Syrian security forces loyal to the embattled regime of President Bashar Assad launched a major military assault on opposition strongholds Sunday, using tanks and gunfire in authorities’ latest attempt to crush a pro-democracy movement that appears to be gathering momentum ahead of the emotionally and religiously charged holy month of Ramadan.
According to sketchy accounts by activists and residents reached by telephone, Syrian security forces violently attacked several of the country’s opposition hotspots, including the southern city of Dara and the far eastern city of Dair Alzour, with the most intense attacks centered on Hama, the country’s fourth largest city as well as the site of a 1982 massacre by Assad’s father.
Syrian security forces also moved to violently crush solidarity protests that broke out all over the country, especially in neighborhoods in Homs, the country’s third largest city, and Idleb, in the country’s northwest as well as the restive suburbs of Damascus.
At least 70 people were reportedly killed around the country, about 50 of them in Hama, according to activists who warned that the casualty figures were sure to rise.
There were unconfirmed reports of army defections, relatively rare instances where soldiers faltered in their apparently unwavering loyalty to Assad. Unverified video footage showed small groups of soldiers on tanks embraced by activists in Hama.
But much of the news coming out of Syria was far grimmer, underscoring the determination of the Assad regime and its Allawite Muslim minority loyalists to retain absolute control over the country regardless of the human toll and despite the demands of a vast opposition movement that has come to represent the aspirations of the country’s Sunni majority.
“The regime wanted to crush the demos before Ramadan so it’s playing its last card,” said one activist reached in Dair Alzour, near the Iraqi border. “That’s why they attacked us and the other governorates in such an ugly, inhumane manner. The city has witnessed a massacre today.”
Sunday’s offensive carried ugly sectarian overtones. Assad’s secrurity forces, dominated by his Shiite Allawite minority, repeatedly attacked Sunni mosque minarets, according to witnesses and video footage. The timing of the attack, on the eve of the Muslim holy month of dawn-to-dusk fasting and religious contemplation, is sure to provoke the passions of the largely pious rural and provincial Sunnis leading the uprising.
According to one activist, one of the country’s major Bedouin tribes, the Odwan, who straddle Jordan and Syria, were prompted to turn against the regime following the attack, erupting in protest against Assad for the first time in the four-and-a-half month uprising.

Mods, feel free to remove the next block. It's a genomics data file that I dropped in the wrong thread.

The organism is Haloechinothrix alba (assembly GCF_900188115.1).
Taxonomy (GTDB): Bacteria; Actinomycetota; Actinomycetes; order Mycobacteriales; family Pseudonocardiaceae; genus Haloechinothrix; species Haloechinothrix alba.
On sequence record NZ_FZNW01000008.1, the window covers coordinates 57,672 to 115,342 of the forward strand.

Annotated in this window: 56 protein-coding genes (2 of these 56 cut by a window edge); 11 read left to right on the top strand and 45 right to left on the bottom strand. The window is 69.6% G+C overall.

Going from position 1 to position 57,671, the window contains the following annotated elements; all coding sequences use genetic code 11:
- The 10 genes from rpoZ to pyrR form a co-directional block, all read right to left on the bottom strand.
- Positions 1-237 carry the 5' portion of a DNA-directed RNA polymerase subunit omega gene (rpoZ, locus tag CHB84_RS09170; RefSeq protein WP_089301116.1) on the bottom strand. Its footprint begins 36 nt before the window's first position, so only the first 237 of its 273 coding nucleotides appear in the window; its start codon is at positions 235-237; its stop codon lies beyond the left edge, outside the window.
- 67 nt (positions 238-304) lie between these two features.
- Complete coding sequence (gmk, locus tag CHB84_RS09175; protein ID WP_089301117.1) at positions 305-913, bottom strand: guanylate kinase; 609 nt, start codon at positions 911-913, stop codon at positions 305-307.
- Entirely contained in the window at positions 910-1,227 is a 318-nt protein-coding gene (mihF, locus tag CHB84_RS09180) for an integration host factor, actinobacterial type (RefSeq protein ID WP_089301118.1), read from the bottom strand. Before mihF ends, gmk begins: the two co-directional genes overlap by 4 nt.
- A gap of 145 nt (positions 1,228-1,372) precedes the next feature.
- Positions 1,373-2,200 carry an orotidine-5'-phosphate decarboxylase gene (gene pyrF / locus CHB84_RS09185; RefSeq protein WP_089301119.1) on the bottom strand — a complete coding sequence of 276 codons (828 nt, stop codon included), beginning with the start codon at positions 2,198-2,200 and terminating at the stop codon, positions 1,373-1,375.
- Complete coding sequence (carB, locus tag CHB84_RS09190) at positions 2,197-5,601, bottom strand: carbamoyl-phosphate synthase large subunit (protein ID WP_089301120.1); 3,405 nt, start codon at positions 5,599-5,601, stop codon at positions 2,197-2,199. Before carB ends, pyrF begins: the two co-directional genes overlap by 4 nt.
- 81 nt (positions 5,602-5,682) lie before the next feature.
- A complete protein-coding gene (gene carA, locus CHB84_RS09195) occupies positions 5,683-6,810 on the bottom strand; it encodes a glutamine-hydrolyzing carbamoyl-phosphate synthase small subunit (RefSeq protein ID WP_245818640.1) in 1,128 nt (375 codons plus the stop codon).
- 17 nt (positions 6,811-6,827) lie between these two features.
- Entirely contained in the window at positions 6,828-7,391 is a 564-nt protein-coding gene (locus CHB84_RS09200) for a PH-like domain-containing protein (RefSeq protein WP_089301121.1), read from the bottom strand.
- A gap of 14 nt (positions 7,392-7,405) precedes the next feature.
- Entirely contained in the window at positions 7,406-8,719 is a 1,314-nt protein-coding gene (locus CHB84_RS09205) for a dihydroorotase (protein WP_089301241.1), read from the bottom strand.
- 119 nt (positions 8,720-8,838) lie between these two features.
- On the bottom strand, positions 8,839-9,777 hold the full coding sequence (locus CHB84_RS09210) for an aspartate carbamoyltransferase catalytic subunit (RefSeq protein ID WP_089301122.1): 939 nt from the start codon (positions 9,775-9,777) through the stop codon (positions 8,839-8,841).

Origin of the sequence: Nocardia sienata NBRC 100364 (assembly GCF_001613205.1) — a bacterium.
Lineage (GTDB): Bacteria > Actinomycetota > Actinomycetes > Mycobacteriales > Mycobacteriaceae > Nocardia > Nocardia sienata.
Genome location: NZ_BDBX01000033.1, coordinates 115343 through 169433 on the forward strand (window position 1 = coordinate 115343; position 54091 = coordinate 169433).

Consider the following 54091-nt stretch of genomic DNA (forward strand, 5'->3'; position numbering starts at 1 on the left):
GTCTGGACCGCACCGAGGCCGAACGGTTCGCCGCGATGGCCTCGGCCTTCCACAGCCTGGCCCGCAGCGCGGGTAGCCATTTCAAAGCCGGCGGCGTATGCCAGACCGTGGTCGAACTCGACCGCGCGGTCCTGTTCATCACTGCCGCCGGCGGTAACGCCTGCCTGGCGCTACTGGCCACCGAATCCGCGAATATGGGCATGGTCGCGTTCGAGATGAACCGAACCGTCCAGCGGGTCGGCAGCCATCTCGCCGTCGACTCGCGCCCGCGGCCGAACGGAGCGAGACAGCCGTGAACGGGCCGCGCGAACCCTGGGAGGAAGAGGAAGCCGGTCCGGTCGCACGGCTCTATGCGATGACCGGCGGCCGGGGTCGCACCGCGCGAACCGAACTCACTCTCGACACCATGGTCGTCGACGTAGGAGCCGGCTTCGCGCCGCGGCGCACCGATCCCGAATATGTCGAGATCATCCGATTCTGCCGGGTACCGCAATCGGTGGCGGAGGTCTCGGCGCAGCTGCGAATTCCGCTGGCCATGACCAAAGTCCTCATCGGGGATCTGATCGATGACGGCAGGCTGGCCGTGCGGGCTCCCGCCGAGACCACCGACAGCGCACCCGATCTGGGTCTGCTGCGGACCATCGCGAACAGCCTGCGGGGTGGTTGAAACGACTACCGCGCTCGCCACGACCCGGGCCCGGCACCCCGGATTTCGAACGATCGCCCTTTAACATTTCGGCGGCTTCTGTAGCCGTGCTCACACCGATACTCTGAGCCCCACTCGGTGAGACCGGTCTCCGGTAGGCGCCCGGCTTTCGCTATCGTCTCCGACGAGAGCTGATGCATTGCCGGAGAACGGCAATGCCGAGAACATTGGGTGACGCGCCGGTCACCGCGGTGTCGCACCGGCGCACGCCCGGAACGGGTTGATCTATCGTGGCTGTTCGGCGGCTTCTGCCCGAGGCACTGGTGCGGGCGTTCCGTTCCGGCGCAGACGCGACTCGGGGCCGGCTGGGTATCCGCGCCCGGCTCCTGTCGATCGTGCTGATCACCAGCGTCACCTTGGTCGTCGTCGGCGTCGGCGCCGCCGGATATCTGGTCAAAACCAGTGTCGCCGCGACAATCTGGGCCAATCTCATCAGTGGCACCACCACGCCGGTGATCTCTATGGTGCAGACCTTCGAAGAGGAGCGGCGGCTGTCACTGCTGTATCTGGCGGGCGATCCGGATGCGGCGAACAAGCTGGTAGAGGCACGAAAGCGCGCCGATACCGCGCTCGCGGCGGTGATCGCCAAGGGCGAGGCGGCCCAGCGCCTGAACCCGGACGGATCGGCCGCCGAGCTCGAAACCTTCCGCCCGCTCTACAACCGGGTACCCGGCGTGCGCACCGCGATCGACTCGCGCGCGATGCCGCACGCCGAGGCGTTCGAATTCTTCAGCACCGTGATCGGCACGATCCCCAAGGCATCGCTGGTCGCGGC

Amateur videos posted to the Internet showed a column of black smoke rising from Hama. Witnesses described indiscriminate barrages of gunfire in the center of the city.
Military forces loyal to Assad also stormed into Euphrates River provincial capital of Dair Alzour, which has been open revolt against the regime for weeks. Activists said security forces armed with truck-mounted machine guns fired into crowds of people chanting ant-government slogans and residential neighborhoods. Tanks fired on and destroyed a mosque minaret.
“There are a lot of snipers,” said another resident of Dair Alzour reached by telephone. He asked that his name not be published for fear of retribution. “They are on the rooftops of government buildings. People started chanting for the army’s support but they opened fire in a merciless manner. There is a big lack of medicine and our martyrs and injuries are in the mosques because it’s hard to move around from area to area because of the tanks.”
Activists appeared to be working tirelessly to document the violence. One video clip from Hama showed the bloodied, lifeless body of a dead man described as Faez Mohammad Azy. Another showed volunteers rushing a badly wounded man on a stretcher into a hospital in Hama.
“There are tanks and armored vehicles at the entrances of the city. There are many deaths,” said an activist reached by telephone in Hama, where he said tanks had yet to penetrate the city center. “We don’t know how many yet.”
Assad’s late father, Hafez Assad, and now exiled uncle, Rifaat Assad, all but flattened large sections of the Hama and killed tens of thousands during a similar 1982 uprising.
Videos posted to the Internet by activists showed tanks perched outside the city. Panicked residents could be seen crouching for cover as gunfire rang out. Residents said water and electricity had been cut to sections of the city of 700,000. The doctor who spoke to Reuters said many uncollected bodies lay on the streets of the city, which has been in open revolt against Assad.
The protest rally in the city center Friday was among the largest so far in the country, according to video footage posted online. Protesters defiantly unfurled the green, white and black pre-Baath Party flag of Syria, provocatively questioning the nation’s entire trajectory over the last half century.
Protesters also gathered in Hama on Saturday night, waving banners and spiritedly chanting anti-government slogans while beating drums, video posted to the Internet showed.
Activists, analysts and diplomats expected the confrontation to escalate as Ramadan begins. The Muslim lunar holy month is set to begin in the next day or two.
Syrian security forces have besieged Hama for weeks. U.S. Ambassador to Syria Robert S. Ford and his French colleague, Eric Chevallier, provoked a diplomatic firestorm by visiting the city July 7, a trip that underscored the peaceful nature of a movement that Assad and his adjutants have described as an uprising by unspecified “armed groups” with extreme Islamic agendas.
Assad’s father in 1982 also described the rebellion against his Baath Party rule as a revolt by Islamists.
Sandels is a special correspondent.